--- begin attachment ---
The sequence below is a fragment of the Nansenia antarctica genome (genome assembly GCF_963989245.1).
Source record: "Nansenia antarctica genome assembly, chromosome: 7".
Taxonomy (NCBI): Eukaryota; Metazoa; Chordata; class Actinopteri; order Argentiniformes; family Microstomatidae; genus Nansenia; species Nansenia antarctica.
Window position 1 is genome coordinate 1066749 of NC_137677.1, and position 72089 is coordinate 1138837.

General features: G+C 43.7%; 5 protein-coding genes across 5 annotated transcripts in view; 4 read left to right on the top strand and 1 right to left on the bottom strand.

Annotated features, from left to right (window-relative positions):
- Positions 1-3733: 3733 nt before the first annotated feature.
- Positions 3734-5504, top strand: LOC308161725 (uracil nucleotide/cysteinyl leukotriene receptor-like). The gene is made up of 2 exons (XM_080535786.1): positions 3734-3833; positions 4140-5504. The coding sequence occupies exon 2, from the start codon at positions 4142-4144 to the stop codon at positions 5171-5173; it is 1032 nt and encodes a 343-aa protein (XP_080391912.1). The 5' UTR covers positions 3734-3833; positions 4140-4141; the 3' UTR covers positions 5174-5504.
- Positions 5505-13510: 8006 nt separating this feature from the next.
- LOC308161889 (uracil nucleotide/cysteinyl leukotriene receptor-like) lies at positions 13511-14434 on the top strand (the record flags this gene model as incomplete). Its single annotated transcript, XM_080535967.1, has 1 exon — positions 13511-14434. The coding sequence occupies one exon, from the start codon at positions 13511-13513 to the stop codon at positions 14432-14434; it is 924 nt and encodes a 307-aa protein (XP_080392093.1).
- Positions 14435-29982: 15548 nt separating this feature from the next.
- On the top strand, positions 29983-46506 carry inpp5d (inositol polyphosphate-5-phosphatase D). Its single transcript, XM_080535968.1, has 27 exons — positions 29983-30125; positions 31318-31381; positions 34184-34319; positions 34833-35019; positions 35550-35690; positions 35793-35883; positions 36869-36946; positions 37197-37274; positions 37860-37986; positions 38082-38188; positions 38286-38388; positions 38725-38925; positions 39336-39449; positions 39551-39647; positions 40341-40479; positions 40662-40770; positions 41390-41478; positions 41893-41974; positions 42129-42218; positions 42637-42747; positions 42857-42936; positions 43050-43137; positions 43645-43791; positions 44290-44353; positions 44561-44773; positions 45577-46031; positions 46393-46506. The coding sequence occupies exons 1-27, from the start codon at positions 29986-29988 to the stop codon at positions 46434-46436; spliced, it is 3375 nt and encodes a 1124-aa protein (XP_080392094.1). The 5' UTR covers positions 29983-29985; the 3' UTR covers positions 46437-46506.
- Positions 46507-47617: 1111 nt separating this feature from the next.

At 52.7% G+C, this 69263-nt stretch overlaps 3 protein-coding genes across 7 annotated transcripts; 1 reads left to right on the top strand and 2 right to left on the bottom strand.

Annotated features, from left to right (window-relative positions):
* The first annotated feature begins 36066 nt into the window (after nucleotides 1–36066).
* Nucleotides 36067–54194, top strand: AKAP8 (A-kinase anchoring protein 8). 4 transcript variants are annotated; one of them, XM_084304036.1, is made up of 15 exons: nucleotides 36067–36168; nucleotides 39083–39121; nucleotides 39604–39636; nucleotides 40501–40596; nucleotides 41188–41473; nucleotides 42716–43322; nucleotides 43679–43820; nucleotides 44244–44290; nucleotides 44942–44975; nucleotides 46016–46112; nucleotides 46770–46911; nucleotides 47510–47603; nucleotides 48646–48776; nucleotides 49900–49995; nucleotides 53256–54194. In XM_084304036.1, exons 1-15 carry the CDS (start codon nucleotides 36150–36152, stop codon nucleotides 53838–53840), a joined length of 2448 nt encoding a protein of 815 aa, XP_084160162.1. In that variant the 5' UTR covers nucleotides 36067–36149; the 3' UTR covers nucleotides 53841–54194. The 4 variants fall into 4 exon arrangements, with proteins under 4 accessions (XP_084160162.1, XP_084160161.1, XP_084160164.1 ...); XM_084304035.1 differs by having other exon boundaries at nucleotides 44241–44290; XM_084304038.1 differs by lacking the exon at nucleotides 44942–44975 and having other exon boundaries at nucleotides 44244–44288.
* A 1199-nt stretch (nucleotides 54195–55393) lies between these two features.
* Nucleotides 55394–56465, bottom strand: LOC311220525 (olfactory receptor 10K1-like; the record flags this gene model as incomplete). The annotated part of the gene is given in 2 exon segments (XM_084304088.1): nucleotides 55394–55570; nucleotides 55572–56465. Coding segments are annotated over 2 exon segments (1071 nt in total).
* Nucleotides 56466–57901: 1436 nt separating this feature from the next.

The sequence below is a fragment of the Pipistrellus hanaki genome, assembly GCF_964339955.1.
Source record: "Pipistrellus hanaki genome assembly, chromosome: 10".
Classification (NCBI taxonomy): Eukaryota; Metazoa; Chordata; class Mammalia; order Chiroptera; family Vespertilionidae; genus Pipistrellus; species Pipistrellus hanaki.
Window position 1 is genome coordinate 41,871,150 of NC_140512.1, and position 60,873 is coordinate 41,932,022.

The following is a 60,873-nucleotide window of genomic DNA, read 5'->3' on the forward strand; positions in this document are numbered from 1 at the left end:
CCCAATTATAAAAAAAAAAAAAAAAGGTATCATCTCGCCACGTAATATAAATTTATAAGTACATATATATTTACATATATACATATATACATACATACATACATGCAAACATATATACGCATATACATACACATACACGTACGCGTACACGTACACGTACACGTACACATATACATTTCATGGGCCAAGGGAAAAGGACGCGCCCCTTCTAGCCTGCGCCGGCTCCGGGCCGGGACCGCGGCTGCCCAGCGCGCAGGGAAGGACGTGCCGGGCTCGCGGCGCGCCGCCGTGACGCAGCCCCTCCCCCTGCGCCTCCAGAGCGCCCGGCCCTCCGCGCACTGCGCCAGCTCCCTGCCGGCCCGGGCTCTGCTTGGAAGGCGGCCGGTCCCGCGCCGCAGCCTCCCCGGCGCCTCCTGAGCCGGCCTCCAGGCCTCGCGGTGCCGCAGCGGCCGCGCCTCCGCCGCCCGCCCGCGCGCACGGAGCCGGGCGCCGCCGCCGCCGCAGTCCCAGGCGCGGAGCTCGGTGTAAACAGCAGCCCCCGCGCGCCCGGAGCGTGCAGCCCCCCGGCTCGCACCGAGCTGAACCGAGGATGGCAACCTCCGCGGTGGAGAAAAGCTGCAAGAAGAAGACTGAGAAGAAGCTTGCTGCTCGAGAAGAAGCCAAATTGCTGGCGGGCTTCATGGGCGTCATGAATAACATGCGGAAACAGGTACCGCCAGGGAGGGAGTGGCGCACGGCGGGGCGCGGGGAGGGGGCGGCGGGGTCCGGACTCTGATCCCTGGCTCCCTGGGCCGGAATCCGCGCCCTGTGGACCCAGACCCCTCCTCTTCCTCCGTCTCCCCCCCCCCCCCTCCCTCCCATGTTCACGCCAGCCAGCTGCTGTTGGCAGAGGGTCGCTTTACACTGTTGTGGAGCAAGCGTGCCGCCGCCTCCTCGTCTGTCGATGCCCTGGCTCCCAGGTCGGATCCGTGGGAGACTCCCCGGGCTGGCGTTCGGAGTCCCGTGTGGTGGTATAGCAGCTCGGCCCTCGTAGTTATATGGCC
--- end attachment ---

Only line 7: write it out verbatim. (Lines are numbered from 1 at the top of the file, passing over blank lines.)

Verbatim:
- Positions 1-3733: 3733 nt before the first annotated feature.